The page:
2. Is the Civil Rights approach too narrow, undermining the ability to achieve comprehensive labor law reform to address additional issues such as the failure of employers to engage in bargaining once a union is certified, and the ability of firms to permanently replace workers who exercise their right to strike.
We support comprehensive labor law reform that addresses a wide variety of employer abuses, but over the past 45 years, four efforts at reform have been attempted – under Lyndon Johnson, Jimmy Carter, Bill Clinton, and Barack Obama – and all have gone down to defeat. Complex pieces of legislation were difficult for Americans to understand and the labor’s intentions were easily distorted by opponents. We think it makes more sense to lead with a very simple question: if an individual is doing a good job at work, should an employer be able to fire her simply for exercising her right to join a union? By taking away this powerful weapon employers now used to intimidate workers, labor will be in a much better position to see its ranks grow. A stronger labor movement, in turn, will be better situated to push for additional reforms – involving, for example, mandatory arbitration for employers who don’t bargain in good faith. An initial win on the simple question of employer discrimination against those seeking to form a union will enhance – not undercut – the ability to win further reforms.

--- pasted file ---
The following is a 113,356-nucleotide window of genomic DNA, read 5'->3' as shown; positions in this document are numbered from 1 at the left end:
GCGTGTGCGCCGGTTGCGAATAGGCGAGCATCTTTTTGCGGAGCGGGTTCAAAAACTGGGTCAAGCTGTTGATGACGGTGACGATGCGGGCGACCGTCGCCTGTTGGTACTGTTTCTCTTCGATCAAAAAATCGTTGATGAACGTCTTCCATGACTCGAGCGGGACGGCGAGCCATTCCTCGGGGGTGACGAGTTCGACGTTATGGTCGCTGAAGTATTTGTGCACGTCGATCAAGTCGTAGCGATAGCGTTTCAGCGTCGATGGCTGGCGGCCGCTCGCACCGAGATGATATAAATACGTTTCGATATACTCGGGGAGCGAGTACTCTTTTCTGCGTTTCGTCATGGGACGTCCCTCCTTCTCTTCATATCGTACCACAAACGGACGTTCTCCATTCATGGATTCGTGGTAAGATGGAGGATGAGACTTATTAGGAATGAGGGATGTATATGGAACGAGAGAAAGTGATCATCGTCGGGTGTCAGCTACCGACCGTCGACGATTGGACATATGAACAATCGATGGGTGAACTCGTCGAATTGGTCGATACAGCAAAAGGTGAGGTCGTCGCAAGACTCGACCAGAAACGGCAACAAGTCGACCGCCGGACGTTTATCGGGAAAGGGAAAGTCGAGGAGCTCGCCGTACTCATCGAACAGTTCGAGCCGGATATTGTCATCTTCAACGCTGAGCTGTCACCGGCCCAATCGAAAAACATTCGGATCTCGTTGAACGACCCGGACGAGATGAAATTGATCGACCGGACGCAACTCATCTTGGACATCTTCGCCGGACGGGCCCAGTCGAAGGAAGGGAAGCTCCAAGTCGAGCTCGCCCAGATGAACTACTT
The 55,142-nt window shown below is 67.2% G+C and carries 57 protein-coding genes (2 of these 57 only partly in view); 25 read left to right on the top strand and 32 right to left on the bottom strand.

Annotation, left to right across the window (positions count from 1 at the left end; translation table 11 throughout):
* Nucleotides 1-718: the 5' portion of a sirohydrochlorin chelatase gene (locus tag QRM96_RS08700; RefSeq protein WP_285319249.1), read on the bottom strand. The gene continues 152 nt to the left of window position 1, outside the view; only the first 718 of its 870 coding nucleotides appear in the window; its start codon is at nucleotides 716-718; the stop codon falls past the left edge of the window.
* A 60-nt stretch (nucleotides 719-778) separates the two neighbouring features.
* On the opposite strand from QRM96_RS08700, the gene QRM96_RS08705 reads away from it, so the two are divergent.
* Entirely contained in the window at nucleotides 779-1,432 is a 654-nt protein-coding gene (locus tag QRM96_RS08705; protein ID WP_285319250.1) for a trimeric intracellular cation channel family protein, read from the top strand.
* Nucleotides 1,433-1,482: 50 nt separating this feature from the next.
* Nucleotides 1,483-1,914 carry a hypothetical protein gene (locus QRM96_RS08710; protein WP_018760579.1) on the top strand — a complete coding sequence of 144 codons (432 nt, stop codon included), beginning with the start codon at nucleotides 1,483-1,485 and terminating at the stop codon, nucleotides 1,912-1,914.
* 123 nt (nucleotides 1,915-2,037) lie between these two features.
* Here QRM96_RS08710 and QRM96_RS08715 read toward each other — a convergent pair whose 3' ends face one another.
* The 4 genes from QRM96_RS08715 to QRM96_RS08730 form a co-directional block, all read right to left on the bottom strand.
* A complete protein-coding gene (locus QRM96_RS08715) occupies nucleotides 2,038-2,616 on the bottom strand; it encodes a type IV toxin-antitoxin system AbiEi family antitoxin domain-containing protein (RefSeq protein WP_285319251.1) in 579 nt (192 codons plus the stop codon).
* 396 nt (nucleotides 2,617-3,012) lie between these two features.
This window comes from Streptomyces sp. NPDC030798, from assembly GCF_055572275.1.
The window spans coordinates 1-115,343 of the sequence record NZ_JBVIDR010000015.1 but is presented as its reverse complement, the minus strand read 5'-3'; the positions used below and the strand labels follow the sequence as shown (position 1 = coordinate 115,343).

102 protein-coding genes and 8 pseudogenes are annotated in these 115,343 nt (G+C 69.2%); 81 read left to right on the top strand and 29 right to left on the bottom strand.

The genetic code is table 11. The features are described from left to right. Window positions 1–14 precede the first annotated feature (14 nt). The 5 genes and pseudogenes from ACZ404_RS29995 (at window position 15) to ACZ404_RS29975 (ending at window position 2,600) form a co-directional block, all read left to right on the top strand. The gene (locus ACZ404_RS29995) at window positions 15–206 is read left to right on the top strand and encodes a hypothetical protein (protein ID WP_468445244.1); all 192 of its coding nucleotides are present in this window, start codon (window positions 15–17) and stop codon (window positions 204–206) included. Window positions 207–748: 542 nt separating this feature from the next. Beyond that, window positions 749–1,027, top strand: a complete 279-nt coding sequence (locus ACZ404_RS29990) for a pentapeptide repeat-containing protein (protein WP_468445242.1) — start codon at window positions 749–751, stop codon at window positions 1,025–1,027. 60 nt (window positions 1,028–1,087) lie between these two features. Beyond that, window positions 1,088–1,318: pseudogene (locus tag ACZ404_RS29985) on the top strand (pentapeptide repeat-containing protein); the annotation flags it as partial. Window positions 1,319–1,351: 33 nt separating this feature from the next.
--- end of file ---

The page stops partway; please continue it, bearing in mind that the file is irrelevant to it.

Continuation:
3. Is the Civil Rights Act a sacred text which should not be opened up to possible mischief?
Some worry that the Civil Rights Act should not be opened up to amendment because doing so might allow conservatives to weaken the underlying law to protect against discrimination based on race, sex, or national origin. We share the goal of preventing harm to these existing rights, though we envision this legislation moving forward only under a progressive Congress, where the prospect of trouble would be mitigated. Still, to address that qualm, it would be possible to introduce “stand-alone” legislation – like the Employment Non-Discrimination Act (ENDA) for gay Americans – which would provide the protections of the Civil Rights Act for labor without literally amending the underlying act itself.
It is clear, after the results in Wisconsin, that public and private sector unions need to be open to new strategies to vindicate worker rights. Much of what we have to be proud of as Americans in the past half century is rooted in the Civil Rights movement and legislation that delegitimized overt racism in the workplace. In order to address our society’s deepening class inequalities, it is time to extend antidiscrimination protections to workers of all races trying to join a union and become members of the middle-class.
- Richard D. Kahlenberg and Moshe Z. Marvit